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2

The proof is simple enough that you don't need a book. You just prove it by induction. The base case (one set) is trivial, and the inductive case is not much harder, using the fact that $$\prod_{i = 1}^{n+1} X_i \cong \left (\prod_{i=1}^n X_i\right ) \times X_{n+1}.$$


1

Even without measure theory: If $A$ has occurred, the also, either $B$ has occurred or or $B$ has not occurred. The probablility that $A$ has occurred and $B$ has not occurred is by definition $P(A\cap B^c)$ and similarly the probablility that $A$ has occurred and $B$ has is $P(A\cap B)$. So $$ P(A) = P(A\cap B)+P(A\cap B^c) \\ P(A\cap B^c) = P(A) - ...


1

The reason for the identity $P(A^c∩B)=(P(B)−P(A∩B))$ is that the two sets $A^c∩B$ and $A∩B$ are disjoint and make up $B$, that is $(A^c∩B) \cup (A∩B) = B.$ The probability of the left hand side is thus equal to the probability on the right hand side, and since the union on the left hand side is disjoint, it is equal to the sum of the probabilities of ...


1

You could think of it like $$P(B) \cup P(B^{c})=1$$ so $$P(A)=P(A)\cap(P(B) \cup P(B^{c}))$$ and therefore $$P(A \cap B^c) = (P(A) − P(A ∩ B))$$ I don't know if that is formally written correctly, but maybe conveys the right logic.


1

Are you familiar with measure theory? If so, $P$ is a measure, and $P(A) = P(A \cap B) + P(A \cap B^{c})$ (since measures are countably additive as long as the sets are pairwise disjoint), which implies $P(A) - P(A \cap B) = P(A \cap B^{c})$. You can apply a similar argument for $P(A^{c} \cap B)$.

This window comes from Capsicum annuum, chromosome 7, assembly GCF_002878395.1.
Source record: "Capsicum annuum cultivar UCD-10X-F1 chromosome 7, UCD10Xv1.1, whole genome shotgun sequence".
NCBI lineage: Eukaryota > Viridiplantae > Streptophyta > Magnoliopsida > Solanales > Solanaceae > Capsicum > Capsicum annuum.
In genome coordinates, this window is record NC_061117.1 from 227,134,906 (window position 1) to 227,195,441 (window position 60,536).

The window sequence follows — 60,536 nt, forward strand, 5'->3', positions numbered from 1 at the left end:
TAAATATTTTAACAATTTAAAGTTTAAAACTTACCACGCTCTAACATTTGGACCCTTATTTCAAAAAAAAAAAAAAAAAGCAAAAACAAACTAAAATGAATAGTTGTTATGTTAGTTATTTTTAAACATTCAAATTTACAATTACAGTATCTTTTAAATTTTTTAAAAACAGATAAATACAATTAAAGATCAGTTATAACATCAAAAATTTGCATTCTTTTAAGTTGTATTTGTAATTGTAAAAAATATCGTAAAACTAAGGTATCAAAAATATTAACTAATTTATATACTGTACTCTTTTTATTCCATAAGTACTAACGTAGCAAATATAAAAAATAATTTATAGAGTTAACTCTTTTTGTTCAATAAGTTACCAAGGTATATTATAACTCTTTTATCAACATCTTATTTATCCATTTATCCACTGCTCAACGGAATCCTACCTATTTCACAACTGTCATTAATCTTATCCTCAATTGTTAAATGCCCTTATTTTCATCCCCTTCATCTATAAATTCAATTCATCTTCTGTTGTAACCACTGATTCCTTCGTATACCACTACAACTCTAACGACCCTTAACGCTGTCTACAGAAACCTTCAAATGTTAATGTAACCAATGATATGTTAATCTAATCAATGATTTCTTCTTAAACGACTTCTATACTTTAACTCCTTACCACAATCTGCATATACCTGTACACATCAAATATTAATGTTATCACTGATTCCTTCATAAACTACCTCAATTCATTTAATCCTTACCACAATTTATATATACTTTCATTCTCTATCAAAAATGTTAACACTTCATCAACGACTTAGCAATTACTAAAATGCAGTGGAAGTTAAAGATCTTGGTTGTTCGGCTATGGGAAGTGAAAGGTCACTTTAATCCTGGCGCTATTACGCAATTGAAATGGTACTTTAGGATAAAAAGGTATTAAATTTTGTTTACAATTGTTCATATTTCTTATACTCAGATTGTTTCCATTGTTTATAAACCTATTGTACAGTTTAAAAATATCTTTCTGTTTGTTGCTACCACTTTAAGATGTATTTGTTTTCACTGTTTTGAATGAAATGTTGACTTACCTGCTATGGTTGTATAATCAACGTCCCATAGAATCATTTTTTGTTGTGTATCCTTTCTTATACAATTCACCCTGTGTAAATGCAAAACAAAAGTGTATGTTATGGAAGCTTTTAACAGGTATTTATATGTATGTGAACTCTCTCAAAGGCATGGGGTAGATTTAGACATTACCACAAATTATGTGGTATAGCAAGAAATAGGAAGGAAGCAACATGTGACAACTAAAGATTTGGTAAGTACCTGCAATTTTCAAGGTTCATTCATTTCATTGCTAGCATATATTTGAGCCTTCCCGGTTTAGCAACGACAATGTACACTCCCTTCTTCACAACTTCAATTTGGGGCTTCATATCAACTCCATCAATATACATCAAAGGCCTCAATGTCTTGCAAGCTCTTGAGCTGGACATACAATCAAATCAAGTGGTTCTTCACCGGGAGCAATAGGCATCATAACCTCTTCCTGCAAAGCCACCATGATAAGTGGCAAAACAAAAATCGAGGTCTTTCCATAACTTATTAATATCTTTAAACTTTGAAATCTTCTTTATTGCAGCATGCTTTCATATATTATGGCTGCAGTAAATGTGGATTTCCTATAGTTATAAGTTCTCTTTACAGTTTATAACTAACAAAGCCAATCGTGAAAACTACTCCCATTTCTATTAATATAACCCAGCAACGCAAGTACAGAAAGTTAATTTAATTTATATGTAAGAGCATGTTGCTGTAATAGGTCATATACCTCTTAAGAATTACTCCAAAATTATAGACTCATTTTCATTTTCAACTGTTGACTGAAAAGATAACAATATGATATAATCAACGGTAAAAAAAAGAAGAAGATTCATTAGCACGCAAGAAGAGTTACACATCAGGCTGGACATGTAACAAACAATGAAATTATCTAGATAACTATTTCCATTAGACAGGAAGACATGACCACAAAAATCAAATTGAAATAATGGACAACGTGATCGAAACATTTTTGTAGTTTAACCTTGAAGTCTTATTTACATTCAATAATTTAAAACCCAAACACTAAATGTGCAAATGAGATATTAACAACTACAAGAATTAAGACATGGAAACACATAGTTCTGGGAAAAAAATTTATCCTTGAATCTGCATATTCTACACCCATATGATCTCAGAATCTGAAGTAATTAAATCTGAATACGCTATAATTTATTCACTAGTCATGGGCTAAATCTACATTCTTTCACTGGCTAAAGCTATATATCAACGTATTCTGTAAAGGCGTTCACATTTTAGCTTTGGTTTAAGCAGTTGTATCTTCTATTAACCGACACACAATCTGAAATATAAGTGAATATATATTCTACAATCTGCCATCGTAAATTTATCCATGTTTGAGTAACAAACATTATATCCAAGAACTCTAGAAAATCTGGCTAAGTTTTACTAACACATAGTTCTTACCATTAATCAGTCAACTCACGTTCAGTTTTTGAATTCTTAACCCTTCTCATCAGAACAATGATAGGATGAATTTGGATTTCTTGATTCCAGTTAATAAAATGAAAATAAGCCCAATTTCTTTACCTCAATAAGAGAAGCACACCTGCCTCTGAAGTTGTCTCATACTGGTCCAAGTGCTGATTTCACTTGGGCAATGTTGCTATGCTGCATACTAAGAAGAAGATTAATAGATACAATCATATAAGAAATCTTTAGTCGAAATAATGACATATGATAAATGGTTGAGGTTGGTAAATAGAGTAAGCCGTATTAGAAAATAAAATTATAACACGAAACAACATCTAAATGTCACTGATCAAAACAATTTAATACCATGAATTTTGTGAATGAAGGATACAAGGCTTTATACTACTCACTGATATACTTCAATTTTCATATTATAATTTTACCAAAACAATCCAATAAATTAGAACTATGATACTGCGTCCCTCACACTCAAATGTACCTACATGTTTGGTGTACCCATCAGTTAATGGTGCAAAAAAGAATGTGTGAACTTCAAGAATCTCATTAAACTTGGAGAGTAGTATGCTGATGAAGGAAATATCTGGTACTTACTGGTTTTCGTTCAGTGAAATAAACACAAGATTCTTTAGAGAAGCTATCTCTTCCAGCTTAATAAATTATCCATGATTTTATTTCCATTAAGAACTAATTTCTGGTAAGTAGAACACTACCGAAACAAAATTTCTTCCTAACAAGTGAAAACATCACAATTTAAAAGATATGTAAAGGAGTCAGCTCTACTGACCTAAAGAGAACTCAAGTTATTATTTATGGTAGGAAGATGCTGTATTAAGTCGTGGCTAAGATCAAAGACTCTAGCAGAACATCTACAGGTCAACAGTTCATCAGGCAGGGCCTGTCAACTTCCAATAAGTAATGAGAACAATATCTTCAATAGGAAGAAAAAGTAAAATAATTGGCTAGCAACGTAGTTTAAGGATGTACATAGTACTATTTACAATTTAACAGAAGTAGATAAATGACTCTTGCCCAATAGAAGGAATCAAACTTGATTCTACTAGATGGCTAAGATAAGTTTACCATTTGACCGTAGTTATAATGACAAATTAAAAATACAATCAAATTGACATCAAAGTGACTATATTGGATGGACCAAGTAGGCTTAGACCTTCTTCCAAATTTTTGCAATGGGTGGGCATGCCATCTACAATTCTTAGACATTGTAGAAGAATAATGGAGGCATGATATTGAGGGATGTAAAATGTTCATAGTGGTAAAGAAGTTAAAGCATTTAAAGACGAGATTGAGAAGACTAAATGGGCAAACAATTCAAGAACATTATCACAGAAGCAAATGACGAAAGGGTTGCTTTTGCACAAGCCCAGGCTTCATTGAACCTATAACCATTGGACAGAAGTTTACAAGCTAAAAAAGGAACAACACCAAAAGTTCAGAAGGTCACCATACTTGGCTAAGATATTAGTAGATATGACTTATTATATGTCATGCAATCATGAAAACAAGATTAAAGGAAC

1

The reals can either be defined axiomatically or constructed from (usually) a model of the rationals, in various ways. Axiomatically, the reals are an ordered field, which means that translation invariance property you refer to is an axiom. So, if your approach to the reals is that they are simply a model (one of many, but all isomorphic) of the axioms of ...


1

I think the answer should be no. I'm not a researcher in this field (or even in math), so I can't say if my opinion is in any way aligned to some "mainstream math" community, but the more general Wikipedia article on non-well-founded set theory (warning: to which I have contributed myself some edits in the past) lists some alternatives to Aczel's axiom and ...


1

Well, there is more than one axiomatic set theory. The domain of discourse of an axiomatic set theory is a collection of objects that may or may be not a set of the axiomatic set theory in question; In the case of ZFC, the collection of all its sets isn't one of the sets of ZFC, but it could be a set according to some other theory. To clarify; Let's prefix ...


5

The question is what do you consider a "logical argument". All the arguments that you brought up are philosophical and based on the idea that mathematics should somehow describe our physical reality, and must therefore be compatible with our physical intuition. Personally I find this argument to be lacking, since our physical intuition changes all the time ...


11

It is even better not to think of 'the domain' as a single object at all (whether 'set', 'class' or 'collection'). Instead of talking of a domain (singular) of individuals, just talk directly of the relevant individuals (plural). As logicians very often do when they forget about their official story! Thus even the great Alonzo Church talks of the range of ...


4

One seeming-paradox is that any consistent first-order theory has a denumerable model. Therefore, the "sets" in at least some models of Zermelo–Fraenkel set theory can indeed be placed into a set. It's just that the set containing the "sets" in the model cannot be described in the formalization of the theory. For details, see the link. In other words, we ...



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